Manipulating nanoparticles with light isn’t unheard of. Scientists have long been illuminating and pushing around particles coated with light-activated molecules. But using light to manipulate particles without this type of responsive coating hasn’t been demonstrated previously.
Now, Rafal Klajn of Israel’s Weizmann Institute of Science and coworkers have developed an approach to reversibly draw together and disperse non-light-responsive particles in solution by shining light on them (Nat. Chem. 2015, DOI: 10.1038/nchem.2303). When placed in a gel solution, the particles can create images that disappear after the light is switched off. Potential applications of the technology include nanofabrication and controlled drug delivery.
In earlier studies, researchers made nanoparticles that assemble and disperse reversibly by attaching photoresponsive ligands such as azobenzenes and spiropyrans to them. But these photoresponsive nanoparticles are often difficult to synthesize and have properties that impair particle assembly and disassembly. The new technique instead requires only that gold nanoparticles be derivatized with common carboxylic acid groups, which are inherently pH-sensitive.
Klajn and his team place these particles into a solution containing protonated merocyanine (a spiropyran derivative). The particles assemble in clusters because of hydrogen bonding between their carboxylic acid groups. Shining blue light on the solution causes protonated merocyanine to release protons and convert to spiropyran. The released ions protonate the carboxylic acid groups, blocking hydrogen bonding and causing the nanoparticles to disperse. Turning off the light causes spiropyran to convert spontaneously back to protonated merocyanine, inducing the nanoparticles to give up solitary existence and reassemble.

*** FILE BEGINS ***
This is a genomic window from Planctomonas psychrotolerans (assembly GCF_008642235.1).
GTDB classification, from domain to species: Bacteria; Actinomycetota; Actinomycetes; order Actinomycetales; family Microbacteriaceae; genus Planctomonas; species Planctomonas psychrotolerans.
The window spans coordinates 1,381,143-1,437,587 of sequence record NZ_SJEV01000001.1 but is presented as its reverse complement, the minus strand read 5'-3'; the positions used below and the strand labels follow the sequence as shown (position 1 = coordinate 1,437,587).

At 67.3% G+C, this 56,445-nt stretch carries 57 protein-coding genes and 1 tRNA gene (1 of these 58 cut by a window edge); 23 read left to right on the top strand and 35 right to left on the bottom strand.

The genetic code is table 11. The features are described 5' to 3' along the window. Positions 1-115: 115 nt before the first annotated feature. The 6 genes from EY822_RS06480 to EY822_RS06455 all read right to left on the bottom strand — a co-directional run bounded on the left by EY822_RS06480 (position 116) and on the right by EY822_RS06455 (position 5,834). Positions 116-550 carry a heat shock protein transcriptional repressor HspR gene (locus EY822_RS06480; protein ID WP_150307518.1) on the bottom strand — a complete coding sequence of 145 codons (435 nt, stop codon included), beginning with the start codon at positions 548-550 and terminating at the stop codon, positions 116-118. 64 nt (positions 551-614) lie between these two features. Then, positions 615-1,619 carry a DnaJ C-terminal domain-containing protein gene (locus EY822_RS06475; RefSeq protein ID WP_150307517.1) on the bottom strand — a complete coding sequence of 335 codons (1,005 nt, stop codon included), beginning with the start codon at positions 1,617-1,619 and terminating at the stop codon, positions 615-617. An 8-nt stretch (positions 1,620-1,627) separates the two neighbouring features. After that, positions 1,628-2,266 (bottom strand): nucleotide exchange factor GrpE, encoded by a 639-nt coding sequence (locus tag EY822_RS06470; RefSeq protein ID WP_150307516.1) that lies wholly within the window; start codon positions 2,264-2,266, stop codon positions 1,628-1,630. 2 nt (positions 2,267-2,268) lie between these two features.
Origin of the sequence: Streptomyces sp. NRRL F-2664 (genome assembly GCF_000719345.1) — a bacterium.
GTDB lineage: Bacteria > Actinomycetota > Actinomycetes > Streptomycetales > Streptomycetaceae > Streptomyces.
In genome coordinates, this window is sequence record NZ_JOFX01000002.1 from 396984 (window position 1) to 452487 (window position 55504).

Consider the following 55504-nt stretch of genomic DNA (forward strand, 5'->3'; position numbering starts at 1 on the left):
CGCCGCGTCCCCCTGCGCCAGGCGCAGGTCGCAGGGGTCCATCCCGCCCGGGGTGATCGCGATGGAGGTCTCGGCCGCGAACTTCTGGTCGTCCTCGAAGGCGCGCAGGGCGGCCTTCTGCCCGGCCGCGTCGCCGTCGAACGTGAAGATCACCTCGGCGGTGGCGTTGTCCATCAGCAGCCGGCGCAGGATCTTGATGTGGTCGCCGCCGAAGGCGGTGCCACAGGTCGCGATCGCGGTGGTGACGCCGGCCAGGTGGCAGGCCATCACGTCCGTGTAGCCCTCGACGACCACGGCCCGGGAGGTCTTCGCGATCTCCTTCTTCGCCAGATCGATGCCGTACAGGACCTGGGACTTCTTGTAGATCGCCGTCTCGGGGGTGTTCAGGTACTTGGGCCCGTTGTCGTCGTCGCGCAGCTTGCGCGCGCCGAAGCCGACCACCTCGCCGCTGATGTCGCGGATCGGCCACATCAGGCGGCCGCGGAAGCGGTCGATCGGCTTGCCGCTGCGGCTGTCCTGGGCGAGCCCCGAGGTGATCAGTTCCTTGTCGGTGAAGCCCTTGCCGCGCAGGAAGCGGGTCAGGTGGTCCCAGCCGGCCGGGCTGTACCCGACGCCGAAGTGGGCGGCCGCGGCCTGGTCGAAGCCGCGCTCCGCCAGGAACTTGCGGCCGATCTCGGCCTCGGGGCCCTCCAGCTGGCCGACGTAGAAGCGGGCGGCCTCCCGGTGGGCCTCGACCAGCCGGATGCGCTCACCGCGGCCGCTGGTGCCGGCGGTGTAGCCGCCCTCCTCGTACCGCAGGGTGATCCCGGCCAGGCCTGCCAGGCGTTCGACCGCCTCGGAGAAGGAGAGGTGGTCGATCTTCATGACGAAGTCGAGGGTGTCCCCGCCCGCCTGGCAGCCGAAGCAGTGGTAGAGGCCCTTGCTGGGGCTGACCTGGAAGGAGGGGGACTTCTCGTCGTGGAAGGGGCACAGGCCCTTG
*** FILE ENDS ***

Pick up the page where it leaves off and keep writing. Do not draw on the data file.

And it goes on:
The researchers demonstrated the new technique by drawing images of the Cheshire cat from “Alice’s Adventures in Wonderland.” To do so, they shined light through a lithographic mask onto a gel containing protonated merocyanine and coated nanoparticles. The images appeared when light dispersed the particles, which turn red because of plasmonic effects, and disappeared a few minutes after the light was switched off as the particles reclustered.
The study “demonstrates an efficient and convenient method for reversible photo-patterning, which is difficult to achieve and may find applications in photonic devices,” says photochemist Yi Liao of Florida Institute of Technology, in Melbourne.
Molecular materials expert Rienk Eelkema of Delft University of Technology, in the Netherlands, notes that the technique, which currently uses methanol solutions, will need to be extended to water-based solutions to be useful for many applications. In addition, Eelkema says, extending the concept to other chemical and biochemical signals besides carboxylate protonation and deprotonation could open opportunities for its use to control the movement and assembly of nanoparticles in living systems.